In a new story for The Daily Yonder, Brian Whitacre and Christina Biedny explore the newly signed Infrastructure Investment and Jobs Act, which is poised to drop significant money into expanding rural broadband internet access. But just how many states with rural areas are actually ready to increase access?

From the story: “The largest portion of the forthcoming broadband funding is the BEAD program focused on the provision of new broadband infrastructure. Each state will be awarded an initial amount of $100 million, with the remainder of the $42.5 billion allocated based on the percentage of unserved locations across states. The states are then responsible for disbursing these funds as subgrants. Unserved locations can include agricultural and business sites, not just households.

So, while it might seem unfair that Vermont, with fewer than 50,000 people classified as unserved, receives the same initial allocation as Texas, with over 1.2 million people unserved, this investment is less than 15% of the total BEAD funding. The $100 million should also provide an incentive for states to establish their five-year action plans and to set up offices capable of awarding grants within their borders.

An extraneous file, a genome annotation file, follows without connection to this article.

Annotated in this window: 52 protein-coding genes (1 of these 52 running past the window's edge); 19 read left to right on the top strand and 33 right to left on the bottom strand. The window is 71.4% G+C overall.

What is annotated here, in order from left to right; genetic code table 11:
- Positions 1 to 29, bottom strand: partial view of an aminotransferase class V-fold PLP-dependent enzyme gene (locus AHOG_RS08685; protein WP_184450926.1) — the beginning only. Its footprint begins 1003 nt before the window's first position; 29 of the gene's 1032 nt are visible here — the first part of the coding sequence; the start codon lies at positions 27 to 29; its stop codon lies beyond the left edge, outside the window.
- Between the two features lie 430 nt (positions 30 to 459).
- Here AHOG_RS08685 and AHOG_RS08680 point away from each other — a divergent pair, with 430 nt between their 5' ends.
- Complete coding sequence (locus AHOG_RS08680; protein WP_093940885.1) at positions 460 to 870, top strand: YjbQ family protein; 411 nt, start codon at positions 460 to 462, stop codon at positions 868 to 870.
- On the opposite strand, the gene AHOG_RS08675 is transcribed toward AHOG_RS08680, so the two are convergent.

The task of setting up a process to handle grant applications and assess which ones should be funded is not trivial. Recent research has defined a competitive grant program as a key component of state broadband policy, including the establishment of evaluation criteria.

States with existing broadband offices and grant programs will be well positioned to hit the ground running. States that to date don’t have broadband offices are Alabama, Alaska, Arizona, Delaware, Hawaii, Idaho, Iowa, Michigan, Mississippi, Montana, Nebraska, Nevada, New Hampshire, New Jersey, North Dakota, Oklahoma, Pennsylvania, South Carolina, South Dakota, Tennessee, Texas, Vermont and Wyoming. The District of Columbia also does not have a broadband office. These governments will need to put considerable time and effort into establishing ground rules and recruiting and educating employees to handle the grant evaluation process.”

With $100 million coming their way and the task of creating a five-year plan before them, time will tell if the states listed above will actually expand internet access or at least update existing infrastructure.

To read the rest of the story on the Yonder, click here.

To see RHQ’s yearly data on each state’s rural Broadband Access, click here. (link will go to our recently published 2020 U.S. Rural Health Report Card, which measures such data as rural internet access, dental care access, and mental health care access)